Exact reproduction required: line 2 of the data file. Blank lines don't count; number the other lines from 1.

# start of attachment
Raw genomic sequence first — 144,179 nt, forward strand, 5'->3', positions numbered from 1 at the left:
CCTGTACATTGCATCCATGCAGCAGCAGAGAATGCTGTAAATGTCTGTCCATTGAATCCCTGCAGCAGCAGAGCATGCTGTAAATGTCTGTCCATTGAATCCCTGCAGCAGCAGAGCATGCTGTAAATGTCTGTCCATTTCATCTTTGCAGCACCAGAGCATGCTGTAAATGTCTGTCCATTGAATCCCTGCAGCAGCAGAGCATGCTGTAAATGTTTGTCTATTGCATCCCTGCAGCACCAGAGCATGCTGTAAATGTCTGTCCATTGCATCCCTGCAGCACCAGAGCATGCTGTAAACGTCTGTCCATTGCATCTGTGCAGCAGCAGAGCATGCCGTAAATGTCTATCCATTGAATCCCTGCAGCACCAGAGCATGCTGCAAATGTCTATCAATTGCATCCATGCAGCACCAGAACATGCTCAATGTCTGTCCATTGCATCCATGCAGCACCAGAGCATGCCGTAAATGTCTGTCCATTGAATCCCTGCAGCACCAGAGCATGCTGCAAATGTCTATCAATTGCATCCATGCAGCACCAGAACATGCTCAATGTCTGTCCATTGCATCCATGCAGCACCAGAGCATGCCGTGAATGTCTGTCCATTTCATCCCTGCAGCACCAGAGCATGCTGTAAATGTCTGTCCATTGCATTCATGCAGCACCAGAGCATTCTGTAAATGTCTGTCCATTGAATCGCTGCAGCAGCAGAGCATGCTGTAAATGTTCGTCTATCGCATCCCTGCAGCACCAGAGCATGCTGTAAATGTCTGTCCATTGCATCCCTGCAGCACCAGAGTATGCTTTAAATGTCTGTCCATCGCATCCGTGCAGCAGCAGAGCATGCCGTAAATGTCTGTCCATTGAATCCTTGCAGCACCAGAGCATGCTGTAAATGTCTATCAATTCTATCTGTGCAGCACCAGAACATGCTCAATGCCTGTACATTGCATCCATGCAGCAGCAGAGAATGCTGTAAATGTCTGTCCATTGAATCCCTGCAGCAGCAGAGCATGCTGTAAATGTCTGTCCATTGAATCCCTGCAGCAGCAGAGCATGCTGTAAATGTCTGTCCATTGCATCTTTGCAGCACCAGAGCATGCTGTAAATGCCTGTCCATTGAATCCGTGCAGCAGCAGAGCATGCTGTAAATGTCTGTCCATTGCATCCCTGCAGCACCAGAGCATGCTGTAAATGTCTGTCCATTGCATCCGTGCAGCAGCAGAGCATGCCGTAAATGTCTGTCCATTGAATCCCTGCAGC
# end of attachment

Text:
CCTGTACATTGCATCCATGCAGCAGCAGAGAATGCTGTAAATGTCTGTCCATTGAATCCCTGCAGCAGCAGAGCATGCTGTAAATGTCTGTCCATTGAATCCCTGCAGCAGCAGAGCATGCTGTAAATGTCTGTCCATTTCATCTTTGCAGCACCAGAGCATGCTGTAAATGTCTGTCCATTGAATCCCTGCAGCAGCAGAGCATGCTGTAAATGTTTGTCTATTGCATCCCTGCAGCACCAGAGCATGCTGTAAATGTCTGTCCATTGCATCCCTGCAGCACCAGAGCATGCTGTAAACGTCTGTCCATTGCATCTGTGCAGCAGCAGAGCATGCCGTAAATGTCTATCCATTGAATCCCTGCAGCACCAGAGCATGCTGCAAATGTCTATCAATTGCATCCATGCAGCACCAGAACATGCTCAATGTCTGTCCATTGCATCCATGCAGCACCAGAGCATGCCGTAAATGTCTGTCCATTGAATCCCTGCAGCACCAGAGCATGCTGCAAATGTCTATCAATTGCATCCATGCAGCACCAGAACATGCTCAATGTCTGTCCATTGCATCCATGCAGCACCAGAGCATGCCGTGAATGTCTGTCCATTTCATCCCTGCAGCACCAGAGCATGCTGTAAATGTCTGTCCATTGCATTCATGCAGCACCAGAGCATTCTGTAAATGTCTGTCCATTGAATCGCTGCAGCAGCAGAGCATGCTGTAAATGTTCGTCTATCGCATCCCTGCAGCACCAGAGCATGCTGTAAATGTCTGTCCATTGCATCCCTGCAGCACCAGAGTATGCTTTAAATGTCTGTCCATCGCATCCGTGCAGCAGCAGAGCATGCCGTAAATGTCTGTCCATTGAATCCTTGCAGCACCAGAGCATGCTGTAAATGTCTATCAATTCTATCTGTGCAGCACCAGAACATGCTCAATGCCTGTACATTGCATCCATGCAGCAGCAGAGAATGCTGTAAATGTCTGTCCATTGAATCCCTGCAGCAGCAGAGCATGCTGTAAATGTCTGTCCATTGAATCCCTGCAGCAGCAGAGCATGCTGTAAATGTCTGTCCATTGCATCTTTGCAGCACCAGAGCATGCTGTAAATGCCTGTCCATTGAATCCGTGCAGCAGCAGAGCATGCTGTAAATGTCTGTCCATTGCATCCCTGCAGCACCAGAGCATGCTGTAAATGTCTGTCCATTGCATCCGTGCAGCAGCAGAGCATGCCGTAAATGTCTGTCCATTGAATCCCTGCAGC